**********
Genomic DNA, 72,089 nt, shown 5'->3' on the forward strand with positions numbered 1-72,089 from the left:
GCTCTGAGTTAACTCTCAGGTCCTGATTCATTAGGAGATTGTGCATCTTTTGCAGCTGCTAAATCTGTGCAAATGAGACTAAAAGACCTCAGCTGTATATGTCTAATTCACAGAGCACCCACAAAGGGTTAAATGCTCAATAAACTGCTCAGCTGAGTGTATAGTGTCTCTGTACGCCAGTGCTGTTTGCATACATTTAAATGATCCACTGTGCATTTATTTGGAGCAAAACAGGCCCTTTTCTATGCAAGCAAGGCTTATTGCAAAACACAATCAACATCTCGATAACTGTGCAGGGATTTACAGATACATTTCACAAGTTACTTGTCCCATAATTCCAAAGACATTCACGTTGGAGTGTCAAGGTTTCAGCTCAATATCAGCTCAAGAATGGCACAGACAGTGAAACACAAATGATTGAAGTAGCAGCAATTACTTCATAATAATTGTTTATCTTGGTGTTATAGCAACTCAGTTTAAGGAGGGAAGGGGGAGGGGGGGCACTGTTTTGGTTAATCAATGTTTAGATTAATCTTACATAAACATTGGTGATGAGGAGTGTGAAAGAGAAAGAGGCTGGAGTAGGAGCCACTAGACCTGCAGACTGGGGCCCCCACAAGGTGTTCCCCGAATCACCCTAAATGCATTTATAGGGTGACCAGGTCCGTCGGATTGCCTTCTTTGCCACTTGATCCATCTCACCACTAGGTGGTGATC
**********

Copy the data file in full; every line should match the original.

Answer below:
Genomic DNA, 72,089 nt, shown 5'->3' on the forward strand with positions numbered 1-72,089 from the left:
GCTCTGAGTTAACTCTCAGGTCCTGATTCATTAGGAGATTGTGCATCTTTTGCAGCTGCTAAATCTGTGCAAATGAGACTAAAAGACCTCAGCTGTATATGTCTAATTCACAGAGCACCCACAAAGGGTTAAATGCTCAATAAACTGCTCAGCTGAGTGTATAGTGTCTCTGTACGCCAGTGCTGTTTGCATACATTTAAATGATCCACTGTGCATTTATTTGGAGCAAAACAGGCCCTTTTCTATGCAAGCAAGGCTTATTGCAAAACACAATCAACATCTCGATAACTGTGCAGGGATTTACAGATACATTTCACAAGTTACTTGTCCCATAATTCCAAAGACATTCACGTTGGAGTGTCAAGGTTTCAGCTCAATATCAGCTCAAGAATGGCACAGACAGTGAAACACAAATGATTGAAGTAGCAGCAATTACTTCATAATAATTGTTTATCTTGGTGTTATAGCAACTCAGTTTAAGGAGGGAAGGGGGAGGGGGGGCACTGTTTTGGTTAATCAATGTTTAGATTAATCTTACATAAACATTGGTGATGAGGAGTGTGAAAGAGAAAGAGGCTGGAGTAGGAGCCACTAGACCTGCAGACTGGGGCCCCCACAAGGTGTTCCCCGAATCACCCTAAATGCATTTATAGGGTGACCAGGTCCGTCGGATTGCCTTCTTTGCCACTTGATCCATCTCACCACTAGGTGGTGATC